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Cancer drugs delayed 'to cut costs'

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The head of Britain’s biggest drugs company has accused the government of systematically delaying the introduction of new cancer drugs in order to save money.

GlaxoSmithKline chief executive Sir Andrew Witty said ministers were making false economies in order to achieve short-term cuts to the deficit in the public finances.

However the Department of Health insisted there had been no changes to the assessment process for cancer drugs. It issued a warning to the pharmaceutical companies that they needed to take a “hard look” at the high charges they were making to the NHS at a time of economic austerity.

In an interview with the BBC, Sir Andrew said governments across Europe had already cut drug prices by 5% a year - costing GSK around £300 million per annum - as they sought to drive down their debts. However, he said governments were now seeking to go further in an effort to achieve even bigger savings - and he highlighted what he said was Britain’s decision to delay new cancer treatments.

Professor Jonathan Waxman, professor of oncology at Imperial College London, said that a number of new cancer drugs had been blocked, even though they offered “real advances” for patients. He said the approvals process was now so “over-regulated” by the National Institute for Health and Clinical Excellence (NICE) - which assesses the cost-effectiveness of new treatments - it was no longer worth firms applying.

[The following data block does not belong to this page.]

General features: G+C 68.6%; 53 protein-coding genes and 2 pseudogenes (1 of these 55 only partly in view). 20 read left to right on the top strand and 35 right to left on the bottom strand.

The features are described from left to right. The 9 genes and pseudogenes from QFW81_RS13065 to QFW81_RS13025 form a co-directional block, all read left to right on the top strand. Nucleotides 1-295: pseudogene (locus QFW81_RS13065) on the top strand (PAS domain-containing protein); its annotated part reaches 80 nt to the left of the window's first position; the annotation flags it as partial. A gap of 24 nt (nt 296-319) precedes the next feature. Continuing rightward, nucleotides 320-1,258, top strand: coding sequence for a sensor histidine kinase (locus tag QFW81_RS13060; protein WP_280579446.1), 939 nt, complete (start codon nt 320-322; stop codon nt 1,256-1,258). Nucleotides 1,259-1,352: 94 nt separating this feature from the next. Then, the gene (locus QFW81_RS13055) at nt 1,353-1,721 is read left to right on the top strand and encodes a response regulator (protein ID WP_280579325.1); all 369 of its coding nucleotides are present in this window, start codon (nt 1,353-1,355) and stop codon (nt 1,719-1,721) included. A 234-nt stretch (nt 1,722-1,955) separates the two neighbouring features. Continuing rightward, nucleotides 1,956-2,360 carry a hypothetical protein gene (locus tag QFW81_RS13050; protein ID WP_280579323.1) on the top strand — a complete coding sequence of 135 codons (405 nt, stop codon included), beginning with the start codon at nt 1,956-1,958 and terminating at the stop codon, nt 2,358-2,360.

“It is a complete loss-leader for them - waste of time,” he said. “We are going to have a situation in the UK where drugs are not available for our patients. It is a disaster.”

A Department of Health spokesman said the government had increased spending on health, including new drugs, and that thousands more patients were getting access to the most advanced treatments.

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Readers' comments (2)

  • disgraceful! Where/when does it all end?

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  • Are they sulking because their drug Tyverb/Tykerb/lapatinib is so good that:

    "the extent that these treatments can improve overall survival appears to be small or undefined"

    NICE's Sir Andrew Dillon

    No cure, limited value, massive expense...

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